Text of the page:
I’d like to plan my own English to Japanese SRS, but I need your help.
I’ve made several Anki decks, but they’ve had issues that I couldn’t make work. I’ve tried Kamesame and KaniWani, which are wonderful tools, but they don’t quite solve the problems that I’ve faced.
Here’s the first problem: speaking isn’t thinking of one specific word.
I have dyspraxia, which means that even in English, I’ll try to think of a word and my brain makes that clicking sound like when you try to start a car with a dying battery. I’ve found that reversing the polarity of WaniKani isn’t enough to get practice in going from English to Japanese. Every SRS tool I’ve ever used (even the ones I’ve made) center on thinking of the specific Japanese word on the backside of the card.
Both English and Japanese both have a lot of near-synonyms with slippery/nuanced differences. Thus, this exercise gets murky fast. It devolves into a guessing game.
So that brings me to my main design principle. Like WaniKani, English clues should have multiple answers in Japanese. The best I’ve found is weblio, but if anyone has a better one to use, I’m open to suggestions (Jisho doesn’t quite do the trick for this task).
Let’s say I made a card where the English prompt was “threat.” To get this correct, I’d have to type in one of these words (via weblio): 脅し、脅迫、脅威、脅威となるもの、兆し、恐れ。
For a while, I thought this was what I was looking for. I’d go to weblio, type this stuff in on each side, and I’d be off to the races. Then I realized there’s a second problem: Japanese and English use words in multiple contexts that don’t always overlap.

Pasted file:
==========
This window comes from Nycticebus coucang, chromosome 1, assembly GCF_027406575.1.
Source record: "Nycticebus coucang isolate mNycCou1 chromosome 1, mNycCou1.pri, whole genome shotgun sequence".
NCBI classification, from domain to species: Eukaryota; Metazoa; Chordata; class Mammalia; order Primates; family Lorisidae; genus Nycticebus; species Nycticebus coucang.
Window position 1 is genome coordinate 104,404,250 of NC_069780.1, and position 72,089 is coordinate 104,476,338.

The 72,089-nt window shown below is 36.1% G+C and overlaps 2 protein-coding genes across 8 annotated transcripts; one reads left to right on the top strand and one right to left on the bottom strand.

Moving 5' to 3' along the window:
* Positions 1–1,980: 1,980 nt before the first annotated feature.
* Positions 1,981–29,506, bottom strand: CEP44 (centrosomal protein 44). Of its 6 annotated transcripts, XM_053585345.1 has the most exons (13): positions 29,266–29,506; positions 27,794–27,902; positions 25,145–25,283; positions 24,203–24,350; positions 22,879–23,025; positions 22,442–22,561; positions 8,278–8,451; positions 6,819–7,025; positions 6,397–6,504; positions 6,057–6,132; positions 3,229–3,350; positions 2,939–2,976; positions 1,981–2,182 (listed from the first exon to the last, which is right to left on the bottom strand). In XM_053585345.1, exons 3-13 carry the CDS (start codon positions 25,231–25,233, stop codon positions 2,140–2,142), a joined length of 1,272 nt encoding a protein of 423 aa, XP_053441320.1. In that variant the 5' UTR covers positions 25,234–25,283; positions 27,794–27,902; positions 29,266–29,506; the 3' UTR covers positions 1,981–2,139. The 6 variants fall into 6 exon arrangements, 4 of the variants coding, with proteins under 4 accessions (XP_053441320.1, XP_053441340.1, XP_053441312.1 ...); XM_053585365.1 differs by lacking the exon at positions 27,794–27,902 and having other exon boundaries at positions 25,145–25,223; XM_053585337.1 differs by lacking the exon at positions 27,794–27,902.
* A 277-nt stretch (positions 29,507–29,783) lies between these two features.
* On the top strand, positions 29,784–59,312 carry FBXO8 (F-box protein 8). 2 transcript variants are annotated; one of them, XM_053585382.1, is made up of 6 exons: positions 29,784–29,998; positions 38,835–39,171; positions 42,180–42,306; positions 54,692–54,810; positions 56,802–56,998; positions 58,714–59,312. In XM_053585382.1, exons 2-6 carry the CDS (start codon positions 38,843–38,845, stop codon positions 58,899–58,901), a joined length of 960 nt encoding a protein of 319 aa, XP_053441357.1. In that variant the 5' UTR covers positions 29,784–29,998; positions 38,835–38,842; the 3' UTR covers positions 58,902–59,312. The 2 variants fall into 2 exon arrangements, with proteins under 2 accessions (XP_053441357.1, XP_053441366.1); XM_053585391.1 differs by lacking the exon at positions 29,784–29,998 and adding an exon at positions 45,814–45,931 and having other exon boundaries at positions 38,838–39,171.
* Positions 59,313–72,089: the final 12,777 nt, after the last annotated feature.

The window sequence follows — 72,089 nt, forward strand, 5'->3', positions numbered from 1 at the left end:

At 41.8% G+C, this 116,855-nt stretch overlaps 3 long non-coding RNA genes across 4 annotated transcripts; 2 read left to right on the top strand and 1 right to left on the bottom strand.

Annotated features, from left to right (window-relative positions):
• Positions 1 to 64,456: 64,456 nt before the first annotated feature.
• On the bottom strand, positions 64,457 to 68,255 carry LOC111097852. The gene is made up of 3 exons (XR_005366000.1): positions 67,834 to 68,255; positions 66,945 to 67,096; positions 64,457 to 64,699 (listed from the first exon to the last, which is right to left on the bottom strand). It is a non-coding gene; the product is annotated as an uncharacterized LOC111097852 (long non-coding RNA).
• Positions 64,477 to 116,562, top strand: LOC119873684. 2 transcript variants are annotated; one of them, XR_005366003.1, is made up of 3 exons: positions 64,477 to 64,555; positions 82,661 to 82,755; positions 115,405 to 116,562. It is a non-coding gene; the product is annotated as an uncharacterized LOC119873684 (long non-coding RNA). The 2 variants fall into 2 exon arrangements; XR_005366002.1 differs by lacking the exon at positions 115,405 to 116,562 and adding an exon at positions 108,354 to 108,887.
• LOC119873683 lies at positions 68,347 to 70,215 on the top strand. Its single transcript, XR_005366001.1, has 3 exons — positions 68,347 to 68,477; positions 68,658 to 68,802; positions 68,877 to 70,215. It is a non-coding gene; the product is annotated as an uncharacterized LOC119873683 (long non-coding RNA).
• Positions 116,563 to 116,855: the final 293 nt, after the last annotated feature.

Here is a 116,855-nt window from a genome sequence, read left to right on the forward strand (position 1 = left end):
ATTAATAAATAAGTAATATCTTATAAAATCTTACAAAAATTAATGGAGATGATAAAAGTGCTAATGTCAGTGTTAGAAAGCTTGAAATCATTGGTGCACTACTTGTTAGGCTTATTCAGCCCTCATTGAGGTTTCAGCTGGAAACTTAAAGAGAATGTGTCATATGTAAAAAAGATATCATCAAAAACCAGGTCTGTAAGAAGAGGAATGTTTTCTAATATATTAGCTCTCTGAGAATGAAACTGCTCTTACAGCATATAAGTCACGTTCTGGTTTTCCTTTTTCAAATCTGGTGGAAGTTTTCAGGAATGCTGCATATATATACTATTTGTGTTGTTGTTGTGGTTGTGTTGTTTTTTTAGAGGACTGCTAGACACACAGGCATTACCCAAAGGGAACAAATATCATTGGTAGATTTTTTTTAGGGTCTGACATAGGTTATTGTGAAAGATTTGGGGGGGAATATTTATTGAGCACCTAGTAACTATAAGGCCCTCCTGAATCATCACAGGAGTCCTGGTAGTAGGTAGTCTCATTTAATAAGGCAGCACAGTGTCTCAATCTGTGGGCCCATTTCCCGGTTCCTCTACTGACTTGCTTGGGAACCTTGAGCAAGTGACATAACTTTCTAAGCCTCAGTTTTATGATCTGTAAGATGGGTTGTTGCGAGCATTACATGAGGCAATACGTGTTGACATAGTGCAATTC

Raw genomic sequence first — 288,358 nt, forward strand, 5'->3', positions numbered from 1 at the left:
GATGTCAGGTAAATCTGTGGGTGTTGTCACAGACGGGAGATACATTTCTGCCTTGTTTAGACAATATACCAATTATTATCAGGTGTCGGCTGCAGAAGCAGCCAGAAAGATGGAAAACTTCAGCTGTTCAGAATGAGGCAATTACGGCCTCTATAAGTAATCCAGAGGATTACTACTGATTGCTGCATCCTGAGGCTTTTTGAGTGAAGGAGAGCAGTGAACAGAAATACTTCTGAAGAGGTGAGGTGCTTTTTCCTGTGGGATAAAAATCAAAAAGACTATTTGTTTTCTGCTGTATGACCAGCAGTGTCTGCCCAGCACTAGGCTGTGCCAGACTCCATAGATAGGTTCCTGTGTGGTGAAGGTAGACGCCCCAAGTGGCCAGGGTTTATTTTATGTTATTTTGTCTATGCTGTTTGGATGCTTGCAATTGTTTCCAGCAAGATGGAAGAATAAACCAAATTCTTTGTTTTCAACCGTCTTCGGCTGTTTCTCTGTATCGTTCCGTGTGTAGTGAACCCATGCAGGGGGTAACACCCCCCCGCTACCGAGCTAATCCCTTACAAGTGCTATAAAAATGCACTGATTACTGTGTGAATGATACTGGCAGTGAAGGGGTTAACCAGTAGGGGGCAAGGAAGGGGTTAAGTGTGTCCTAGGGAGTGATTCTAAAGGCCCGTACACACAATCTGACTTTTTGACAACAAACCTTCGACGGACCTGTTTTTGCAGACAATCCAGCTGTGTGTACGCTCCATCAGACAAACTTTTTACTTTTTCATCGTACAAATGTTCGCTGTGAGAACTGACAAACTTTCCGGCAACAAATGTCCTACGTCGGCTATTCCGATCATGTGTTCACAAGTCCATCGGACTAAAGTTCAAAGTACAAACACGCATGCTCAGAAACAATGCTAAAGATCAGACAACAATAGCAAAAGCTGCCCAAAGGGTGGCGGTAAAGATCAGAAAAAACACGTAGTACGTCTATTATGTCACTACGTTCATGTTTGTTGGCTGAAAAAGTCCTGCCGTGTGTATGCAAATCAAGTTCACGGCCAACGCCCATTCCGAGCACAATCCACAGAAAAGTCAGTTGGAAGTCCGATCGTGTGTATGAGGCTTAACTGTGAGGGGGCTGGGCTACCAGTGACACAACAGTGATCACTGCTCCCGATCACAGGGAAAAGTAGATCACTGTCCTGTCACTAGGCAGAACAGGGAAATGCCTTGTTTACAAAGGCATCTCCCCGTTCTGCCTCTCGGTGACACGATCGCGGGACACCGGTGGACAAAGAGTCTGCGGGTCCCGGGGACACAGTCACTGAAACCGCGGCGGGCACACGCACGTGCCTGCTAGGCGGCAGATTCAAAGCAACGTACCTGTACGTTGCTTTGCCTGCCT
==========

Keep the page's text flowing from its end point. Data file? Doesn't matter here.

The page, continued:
Let’s go back to “threat” up there. 「脅迫」 means “threat” in the sense of, “Do what I want you to do or I’ll hurt you.” But 「脅威」 means “threat” in the sense of a menace, like how Magneto is a “threat” to the X-Men (whenever he’s not a hero or a baby or a young amnesiac clone or whatever). I wouldn’t want to use one word where I mean the other. And this is an easy mistake to make with a whole lot of words. I speak from experience with a lot of native speakers who finally beg me to just speak English.
Then a huge number of English words raise a third problem: English often uses the same words when Japanese doesn’t.
That’s why intransitive/transitive verb pairings are such a pain in the ass for us English-speaking Japanese learners. This also raises a number of problems if my English prompt is a word like “present,” which has multiple meanings across parts of speech. As you can see, the weblio entry is way more info than would be useful to write on a single flashcard.
The logical solution would be to make the English prompt more specific, right? Maybe make one card where the prompt is “present (gift)” and another is “present (now)” and another is “to present.” But that’s not how we think in English. I use the word “present” when it occurs to me to use the word “present.” I don’t think, “Here’s the context in which I’m using this word and how will I now put that concept in Japanese?”
That raises the fourth problem: if I make the English prompt too specific, I’m right back at the same guessing game that I’m trying to avoid.
Well, that’s where I’m at now. I want to make a tool that isn’t just guessing one specific Japanese word per flashcard, but I still have no idea how to go about doing that. If you have any insight or ideas, I’d love to hear them. From my decades of experience, I believe efficiently studying Japanese production is an open problem. Maybe we can find some solutions!